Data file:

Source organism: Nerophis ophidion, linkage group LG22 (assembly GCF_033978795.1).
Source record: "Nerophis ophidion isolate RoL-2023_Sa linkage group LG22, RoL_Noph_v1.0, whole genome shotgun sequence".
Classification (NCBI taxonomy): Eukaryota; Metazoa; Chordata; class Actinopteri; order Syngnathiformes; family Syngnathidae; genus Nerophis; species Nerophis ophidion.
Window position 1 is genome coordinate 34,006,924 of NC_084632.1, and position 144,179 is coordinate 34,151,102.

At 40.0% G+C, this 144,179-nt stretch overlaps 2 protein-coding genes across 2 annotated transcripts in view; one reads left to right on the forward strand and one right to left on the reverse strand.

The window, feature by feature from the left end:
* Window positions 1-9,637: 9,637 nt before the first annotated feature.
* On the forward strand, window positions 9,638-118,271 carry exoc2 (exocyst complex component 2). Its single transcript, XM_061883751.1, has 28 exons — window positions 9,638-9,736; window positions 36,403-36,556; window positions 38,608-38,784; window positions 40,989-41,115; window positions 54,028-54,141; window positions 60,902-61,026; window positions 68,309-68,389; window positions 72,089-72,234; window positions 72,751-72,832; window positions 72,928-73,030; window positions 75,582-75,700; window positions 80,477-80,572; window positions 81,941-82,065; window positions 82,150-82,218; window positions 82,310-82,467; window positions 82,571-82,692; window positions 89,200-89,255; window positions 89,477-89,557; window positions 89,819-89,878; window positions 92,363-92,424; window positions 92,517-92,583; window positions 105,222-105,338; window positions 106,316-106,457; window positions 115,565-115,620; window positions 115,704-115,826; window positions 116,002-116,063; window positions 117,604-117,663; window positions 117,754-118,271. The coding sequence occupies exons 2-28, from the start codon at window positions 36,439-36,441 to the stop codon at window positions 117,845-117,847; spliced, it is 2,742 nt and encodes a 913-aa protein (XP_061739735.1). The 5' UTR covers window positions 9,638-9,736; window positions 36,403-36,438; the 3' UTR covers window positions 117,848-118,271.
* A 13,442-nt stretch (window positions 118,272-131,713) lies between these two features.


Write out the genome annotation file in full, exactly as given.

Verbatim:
Source organism: Nerophis ophidion, linkage group LG22 (assembly GCF_033978795.1).
Source record: "Nerophis ophidion isolate RoL-2023_Sa linkage group LG22, RoL_Noph_v1.0, whole genome shotgun sequence".
Classification (NCBI taxonomy): Eukaryota; Metazoa; Chordata; class Actinopteri; order Syngnathiformes; family Syngnathidae; genus Nerophis; species Nerophis ophidion.
Window position 1 is genome coordinate 34,006,924 of NC_084632.1, and position 144,179 is coordinate 34,151,102.

At 40.0% G+C, this 144,179-nt stretch overlaps 2 protein-coding genes across 2 annotated transcripts in view; one reads left to right on the forward strand and one right to left on the reverse strand.

The window, feature by feature from the left end:
* Window positions 1-9,637: 9,637 nt before the first annotated feature.
* On the forward strand, window positions 9,638-118,271 carry exoc2 (exocyst complex component 2). Its single transcript, XM_061883751.1, has 28 exons — window positions 9,638-9,736; window positions 36,403-36,556; window positions 38,608-38,784; window positions 40,989-41,115; window positions 54,028-54,141; window positions 60,902-61,026; window positions 68,309-68,389; window positions 72,089-72,234; window positions 72,751-72,832; window positions 72,928-73,030; window positions 75,582-75,700; window positions 80,477-80,572; window positions 81,941-82,065; window positions 82,150-82,218; window positions 82,310-82,467; window positions 82,571-82,692; window positions 89,200-89,255; window positions 89,477-89,557; window positions 89,819-89,878; window positions 92,363-92,424; window positions 92,517-92,583; window positions 105,222-105,338; window positions 106,316-106,457; window positions 115,565-115,620; window positions 115,704-115,826; window positions 116,002-116,063; window positions 117,604-117,663; window positions 117,754-118,271. The coding sequence occupies exons 2-28, from the start codon at window positions 36,439-36,441 to the stop codon at window positions 117,845-117,847; spliced, it is 2,742 nt and encodes a 913-aa protein (XP_061739735.1). The 5' UTR covers window positions 9,638-9,736; window positions 36,403-36,438; the 3' UTR covers window positions 117,848-118,271.
* A 13,442-nt stretch (window positions 118,272-131,713) lies between these two features.